I've dealt with it up until now, but god damn.

i agree

stop being dicks guys. tex has remained surprisingly chill with it - dont keep taking advantage of that.

I don't see why I should have to be polite and entertain his constant ducking and diving and incredible stretches of logic and facts.

He never considered a movement that exists because of the lack of accountability over the murder of young black Americans by the people who should be there to stop murders to have any legitimate grounds to begin with, why even bother making a thread where he'll just defer anything he doesn't want to accept by going on another tangent?

His posts are near enough the same statements as those hate letters to King (the public hero, not me) with the exception Tex isn't outwardly racist (although I'm starting to wonder)

There's no reason for civility when dealing with someone who refuses to acknowledge anything.
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#93
(07-10-2016, 07:21 PM)King Wrote: A year before the Panthers were even active. It's absolute fucking conjecture to trivialize the racist letters King received after Malcolm died on either Malcolm or the Panthers who were not even part of King's group.

Right, I can admit that there have been similar criticisms of the civil rights movement, but I'm still hard pressed to believe that they were no where near as plentiful or reasonable as they are in the present day. And I still believe that the actions of the black panthers and Malcom himself had a negative effect on the movement as a whole. The biggest difference is that the civil rights movement pushed for their goals in constructive ways with focused protests, regardless of how spread out the movement was.

Quote:Your whole argument has been absolute fucking bullshit, everytime you're challenged you just go off on some tangent about some other movement or incident, or #alllivesmatter or some other stupid, asinine attempt at deflecting the fact that BLM is a completely legitimate movement standing for a completely legitimate cause, regardless of whether they have lost their way a bit.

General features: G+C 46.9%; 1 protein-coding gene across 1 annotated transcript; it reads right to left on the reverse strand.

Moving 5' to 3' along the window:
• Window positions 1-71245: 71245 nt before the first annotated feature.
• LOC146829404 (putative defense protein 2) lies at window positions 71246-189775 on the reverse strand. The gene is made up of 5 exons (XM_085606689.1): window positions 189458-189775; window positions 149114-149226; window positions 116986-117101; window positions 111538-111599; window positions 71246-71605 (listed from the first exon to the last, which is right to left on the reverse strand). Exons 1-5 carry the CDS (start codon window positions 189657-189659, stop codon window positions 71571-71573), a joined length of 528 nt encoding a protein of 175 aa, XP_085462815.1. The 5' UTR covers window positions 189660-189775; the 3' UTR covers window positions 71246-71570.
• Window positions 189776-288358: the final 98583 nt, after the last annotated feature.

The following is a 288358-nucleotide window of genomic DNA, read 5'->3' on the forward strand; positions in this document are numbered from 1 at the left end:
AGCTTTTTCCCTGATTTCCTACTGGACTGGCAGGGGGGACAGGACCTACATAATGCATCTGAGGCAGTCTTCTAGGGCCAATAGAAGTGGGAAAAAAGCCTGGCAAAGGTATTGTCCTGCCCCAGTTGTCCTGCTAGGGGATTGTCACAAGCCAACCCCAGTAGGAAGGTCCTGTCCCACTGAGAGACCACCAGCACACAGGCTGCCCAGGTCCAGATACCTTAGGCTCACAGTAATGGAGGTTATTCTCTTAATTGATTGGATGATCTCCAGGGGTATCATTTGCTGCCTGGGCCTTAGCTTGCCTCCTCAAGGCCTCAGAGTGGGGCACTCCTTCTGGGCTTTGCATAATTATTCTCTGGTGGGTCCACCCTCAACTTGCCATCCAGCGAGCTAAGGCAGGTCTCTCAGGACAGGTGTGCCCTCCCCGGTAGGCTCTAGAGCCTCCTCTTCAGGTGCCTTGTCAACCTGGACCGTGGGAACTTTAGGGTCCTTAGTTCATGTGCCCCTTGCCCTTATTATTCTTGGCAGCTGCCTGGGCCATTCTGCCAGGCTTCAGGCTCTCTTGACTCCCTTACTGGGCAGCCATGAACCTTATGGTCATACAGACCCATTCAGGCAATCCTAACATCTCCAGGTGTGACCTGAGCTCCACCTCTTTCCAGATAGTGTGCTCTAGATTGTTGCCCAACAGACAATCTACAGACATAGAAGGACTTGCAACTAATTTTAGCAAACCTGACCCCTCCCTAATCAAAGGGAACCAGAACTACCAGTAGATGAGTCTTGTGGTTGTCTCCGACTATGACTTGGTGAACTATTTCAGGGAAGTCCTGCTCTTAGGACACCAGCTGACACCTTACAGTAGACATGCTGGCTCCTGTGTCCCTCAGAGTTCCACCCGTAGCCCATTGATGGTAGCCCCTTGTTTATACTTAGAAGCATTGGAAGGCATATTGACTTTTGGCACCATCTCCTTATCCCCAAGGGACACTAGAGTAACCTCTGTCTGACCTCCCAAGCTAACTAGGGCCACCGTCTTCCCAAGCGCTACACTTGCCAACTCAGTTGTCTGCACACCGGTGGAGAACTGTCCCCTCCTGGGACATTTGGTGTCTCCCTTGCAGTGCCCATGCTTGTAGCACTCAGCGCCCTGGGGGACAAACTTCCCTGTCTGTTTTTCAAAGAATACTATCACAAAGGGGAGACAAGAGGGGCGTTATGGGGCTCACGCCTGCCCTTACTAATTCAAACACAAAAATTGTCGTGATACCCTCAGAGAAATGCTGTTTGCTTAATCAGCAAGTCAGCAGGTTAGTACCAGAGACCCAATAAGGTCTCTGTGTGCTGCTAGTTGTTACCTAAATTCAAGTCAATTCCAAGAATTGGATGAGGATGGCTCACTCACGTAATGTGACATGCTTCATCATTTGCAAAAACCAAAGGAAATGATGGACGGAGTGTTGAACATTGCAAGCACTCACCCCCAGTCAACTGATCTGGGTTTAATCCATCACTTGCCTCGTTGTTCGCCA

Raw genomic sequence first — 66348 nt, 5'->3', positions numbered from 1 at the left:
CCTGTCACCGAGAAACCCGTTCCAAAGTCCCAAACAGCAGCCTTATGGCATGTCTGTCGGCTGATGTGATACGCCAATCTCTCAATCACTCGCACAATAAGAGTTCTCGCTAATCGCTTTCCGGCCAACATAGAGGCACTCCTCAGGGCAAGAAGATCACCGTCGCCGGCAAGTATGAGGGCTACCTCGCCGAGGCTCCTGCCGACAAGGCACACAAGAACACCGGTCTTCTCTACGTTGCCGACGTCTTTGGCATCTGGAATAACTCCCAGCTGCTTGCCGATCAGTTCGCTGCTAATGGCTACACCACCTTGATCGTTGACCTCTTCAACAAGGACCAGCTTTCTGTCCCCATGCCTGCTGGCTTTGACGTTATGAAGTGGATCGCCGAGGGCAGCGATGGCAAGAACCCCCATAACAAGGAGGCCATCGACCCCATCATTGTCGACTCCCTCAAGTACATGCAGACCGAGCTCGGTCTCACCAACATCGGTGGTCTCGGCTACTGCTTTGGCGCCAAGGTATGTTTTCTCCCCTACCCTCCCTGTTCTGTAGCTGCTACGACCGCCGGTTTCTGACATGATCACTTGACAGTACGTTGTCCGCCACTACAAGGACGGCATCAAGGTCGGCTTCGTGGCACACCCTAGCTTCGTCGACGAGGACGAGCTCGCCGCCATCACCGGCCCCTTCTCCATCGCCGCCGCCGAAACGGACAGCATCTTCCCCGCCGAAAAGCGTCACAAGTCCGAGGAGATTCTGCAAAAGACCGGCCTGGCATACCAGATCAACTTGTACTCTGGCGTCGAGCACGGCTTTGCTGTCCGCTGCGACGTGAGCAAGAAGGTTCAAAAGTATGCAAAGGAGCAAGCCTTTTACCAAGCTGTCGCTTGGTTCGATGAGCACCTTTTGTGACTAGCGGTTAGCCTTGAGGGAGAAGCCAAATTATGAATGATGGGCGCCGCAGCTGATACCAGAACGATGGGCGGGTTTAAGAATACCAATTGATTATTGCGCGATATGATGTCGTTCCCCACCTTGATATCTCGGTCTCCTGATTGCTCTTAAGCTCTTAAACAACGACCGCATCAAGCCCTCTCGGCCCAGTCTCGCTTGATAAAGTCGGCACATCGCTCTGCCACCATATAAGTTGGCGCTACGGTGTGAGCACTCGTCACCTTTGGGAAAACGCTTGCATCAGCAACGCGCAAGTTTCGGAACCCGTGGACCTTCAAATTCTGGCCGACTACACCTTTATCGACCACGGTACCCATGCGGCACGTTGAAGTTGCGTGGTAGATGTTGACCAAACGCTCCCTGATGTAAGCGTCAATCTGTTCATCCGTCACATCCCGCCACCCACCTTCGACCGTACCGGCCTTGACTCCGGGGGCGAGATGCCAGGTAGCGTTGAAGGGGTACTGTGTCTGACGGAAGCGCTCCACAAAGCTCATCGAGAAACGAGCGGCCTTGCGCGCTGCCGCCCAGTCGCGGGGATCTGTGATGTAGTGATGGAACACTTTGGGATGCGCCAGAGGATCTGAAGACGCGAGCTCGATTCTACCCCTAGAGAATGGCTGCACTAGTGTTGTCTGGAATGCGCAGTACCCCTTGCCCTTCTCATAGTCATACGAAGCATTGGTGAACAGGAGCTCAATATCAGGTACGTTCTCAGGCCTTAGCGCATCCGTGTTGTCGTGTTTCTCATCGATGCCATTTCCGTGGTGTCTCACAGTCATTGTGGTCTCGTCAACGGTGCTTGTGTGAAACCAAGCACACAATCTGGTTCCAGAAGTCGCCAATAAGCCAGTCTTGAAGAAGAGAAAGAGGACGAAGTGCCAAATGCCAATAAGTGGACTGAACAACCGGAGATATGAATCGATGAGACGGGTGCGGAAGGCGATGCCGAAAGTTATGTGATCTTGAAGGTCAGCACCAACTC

"Here's an anecdote about why your argument sucks lel"

You seem to regress back to ad hominem pretty damn often. I'm not exactly going to claim that I'm the best at holding my stance or expressing my views, as I tend to shift the goalposts from time to time without even noticing it, but really man? Come on.

Quote:He never considered a movement that exists because of the lack of accountability over the murder of young black Americans by the people who should be there to stop murders to have any legitimate grounds to begin with, why even bother making a thread where he'll just defer anything he doesn't want to accept by going on another tangent?

YES I HAVE! I just think it's too broad now, and has become flooded with narrow ideas. The type of racism in Ferguson does not ring true in every single state across America. Hell, the BLM movement should have been focusing their protests in areas where the volume of racism and innocent shootings was highest if they wanted any results.

Maaaan, I think I'm just really bad at conveying my points sometimes.
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#94
King shhhh it'll all be ok
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#95
(07-10-2016, 07:45 PM)Tex Wrote:
(07-10-2016, 07:21 PM)King Wrote: A year before the Panthers were even active. It's absolute fucking conjecture to trivialize the racist letters King received after Malcolm died on either Malcolm or the Panthers who were not even part of King's group.

Right, I can admit that there have been similar criticisms of the civil rights movement, but I'm still hard pressed to believe that they were no where near as plentiful or reasonable as they are in the present day. And I still believe that the actions of the black panthers and Malcom himself had a negative effect on the movement as a whole. The biggest difference is that the civil rights movement pushed for their goals in constructive ways with focused protests, regardless of how spread out the movement was.

Quote:Your whole argument has been absolute fucking bullshit, everytime you're challenged you just go off on some tangent about some other movement or incident, or #alllivesmatter or some other stupid, asinine attempt at deflecting the fact that BLM is a completely legitimate movement standing for a completely legitimate cause, regardless of whether they have lost their way a bit.

"Here's an anecdote about why your argument sucks lel"